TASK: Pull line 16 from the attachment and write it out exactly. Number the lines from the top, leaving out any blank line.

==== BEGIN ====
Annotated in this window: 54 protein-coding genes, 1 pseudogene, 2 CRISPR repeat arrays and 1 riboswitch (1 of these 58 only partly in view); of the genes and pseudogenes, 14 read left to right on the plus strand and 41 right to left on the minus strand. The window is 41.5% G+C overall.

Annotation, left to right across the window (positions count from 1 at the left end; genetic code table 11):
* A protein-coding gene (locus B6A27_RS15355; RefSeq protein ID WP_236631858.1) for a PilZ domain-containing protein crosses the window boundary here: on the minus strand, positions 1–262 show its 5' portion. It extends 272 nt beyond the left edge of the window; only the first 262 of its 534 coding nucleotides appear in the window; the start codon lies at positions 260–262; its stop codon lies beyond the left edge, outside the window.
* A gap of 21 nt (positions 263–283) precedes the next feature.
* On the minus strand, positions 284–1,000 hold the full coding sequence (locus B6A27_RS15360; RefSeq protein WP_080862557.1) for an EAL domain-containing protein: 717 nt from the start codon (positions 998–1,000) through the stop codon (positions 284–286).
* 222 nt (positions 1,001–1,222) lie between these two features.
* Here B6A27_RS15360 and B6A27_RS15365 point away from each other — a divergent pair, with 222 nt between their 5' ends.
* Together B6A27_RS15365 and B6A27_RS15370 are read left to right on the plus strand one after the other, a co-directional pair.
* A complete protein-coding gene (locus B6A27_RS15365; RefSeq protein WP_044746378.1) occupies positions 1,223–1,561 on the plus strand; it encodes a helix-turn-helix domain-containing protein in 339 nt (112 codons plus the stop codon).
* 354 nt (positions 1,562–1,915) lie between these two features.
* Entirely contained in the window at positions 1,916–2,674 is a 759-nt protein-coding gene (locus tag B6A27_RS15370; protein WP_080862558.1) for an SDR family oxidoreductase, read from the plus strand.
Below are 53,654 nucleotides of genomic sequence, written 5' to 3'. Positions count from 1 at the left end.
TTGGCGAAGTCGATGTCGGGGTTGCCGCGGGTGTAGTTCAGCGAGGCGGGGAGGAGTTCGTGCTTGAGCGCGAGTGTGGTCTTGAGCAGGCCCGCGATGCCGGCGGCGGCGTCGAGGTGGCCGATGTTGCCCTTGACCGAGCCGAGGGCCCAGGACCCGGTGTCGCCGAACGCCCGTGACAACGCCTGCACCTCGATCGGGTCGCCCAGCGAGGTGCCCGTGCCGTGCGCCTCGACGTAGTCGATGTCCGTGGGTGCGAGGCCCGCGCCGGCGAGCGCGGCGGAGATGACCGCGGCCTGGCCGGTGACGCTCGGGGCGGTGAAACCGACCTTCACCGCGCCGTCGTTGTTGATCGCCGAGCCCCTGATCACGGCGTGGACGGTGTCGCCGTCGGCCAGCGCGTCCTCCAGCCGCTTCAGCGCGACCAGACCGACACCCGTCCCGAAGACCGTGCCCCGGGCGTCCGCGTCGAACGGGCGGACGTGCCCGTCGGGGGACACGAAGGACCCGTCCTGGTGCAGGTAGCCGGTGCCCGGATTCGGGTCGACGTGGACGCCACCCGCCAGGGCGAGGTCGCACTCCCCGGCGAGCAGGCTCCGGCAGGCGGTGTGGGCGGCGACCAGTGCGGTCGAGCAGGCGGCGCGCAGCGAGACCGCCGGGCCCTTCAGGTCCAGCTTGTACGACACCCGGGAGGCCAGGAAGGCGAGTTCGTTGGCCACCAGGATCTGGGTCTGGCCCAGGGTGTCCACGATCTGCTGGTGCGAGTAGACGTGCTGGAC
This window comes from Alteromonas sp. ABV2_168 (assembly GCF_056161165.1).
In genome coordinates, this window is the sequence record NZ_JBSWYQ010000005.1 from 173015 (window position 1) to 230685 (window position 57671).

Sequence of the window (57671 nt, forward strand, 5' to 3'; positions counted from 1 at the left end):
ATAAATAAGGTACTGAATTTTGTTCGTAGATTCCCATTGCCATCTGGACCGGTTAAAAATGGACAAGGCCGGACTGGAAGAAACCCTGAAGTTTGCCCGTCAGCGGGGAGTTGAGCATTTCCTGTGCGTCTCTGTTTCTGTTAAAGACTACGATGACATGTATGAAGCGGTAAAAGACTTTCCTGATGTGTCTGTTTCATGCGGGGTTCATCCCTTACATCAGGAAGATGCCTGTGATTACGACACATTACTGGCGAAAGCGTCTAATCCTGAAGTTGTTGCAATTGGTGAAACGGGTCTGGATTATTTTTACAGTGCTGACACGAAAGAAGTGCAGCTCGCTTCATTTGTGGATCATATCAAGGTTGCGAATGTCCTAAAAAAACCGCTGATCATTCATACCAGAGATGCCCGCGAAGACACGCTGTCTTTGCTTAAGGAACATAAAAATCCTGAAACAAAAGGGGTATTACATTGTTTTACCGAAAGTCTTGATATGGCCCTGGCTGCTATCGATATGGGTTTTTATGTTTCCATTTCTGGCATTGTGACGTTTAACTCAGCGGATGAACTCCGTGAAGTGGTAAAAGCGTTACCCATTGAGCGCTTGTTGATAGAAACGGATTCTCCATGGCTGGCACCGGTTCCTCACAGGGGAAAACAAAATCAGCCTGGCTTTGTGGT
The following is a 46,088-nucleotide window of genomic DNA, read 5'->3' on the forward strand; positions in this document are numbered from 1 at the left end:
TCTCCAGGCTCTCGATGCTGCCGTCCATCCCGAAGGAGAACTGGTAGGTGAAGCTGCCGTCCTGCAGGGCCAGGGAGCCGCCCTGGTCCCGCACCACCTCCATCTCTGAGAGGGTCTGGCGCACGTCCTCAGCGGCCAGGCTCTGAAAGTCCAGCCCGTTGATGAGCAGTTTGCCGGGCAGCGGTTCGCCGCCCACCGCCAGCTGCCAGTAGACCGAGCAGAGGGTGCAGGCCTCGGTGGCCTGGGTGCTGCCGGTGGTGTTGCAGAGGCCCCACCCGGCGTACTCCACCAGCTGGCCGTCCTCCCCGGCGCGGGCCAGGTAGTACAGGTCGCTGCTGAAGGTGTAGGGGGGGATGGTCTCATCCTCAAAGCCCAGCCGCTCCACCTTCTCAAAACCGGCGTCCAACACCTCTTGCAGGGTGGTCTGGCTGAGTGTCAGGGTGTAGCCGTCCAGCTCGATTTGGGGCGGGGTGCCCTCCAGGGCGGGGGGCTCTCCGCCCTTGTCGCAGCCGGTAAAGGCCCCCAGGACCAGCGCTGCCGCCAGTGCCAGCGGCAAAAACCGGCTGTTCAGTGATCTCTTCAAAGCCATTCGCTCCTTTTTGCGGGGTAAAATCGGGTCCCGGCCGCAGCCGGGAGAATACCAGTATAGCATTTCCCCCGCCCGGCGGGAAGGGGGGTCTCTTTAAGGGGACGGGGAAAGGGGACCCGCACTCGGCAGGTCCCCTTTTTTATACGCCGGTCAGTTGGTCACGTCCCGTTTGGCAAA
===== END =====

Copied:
Sequence of the window (57671 nt, forward strand, 5' to 3'; positions counted from 1 at the left end):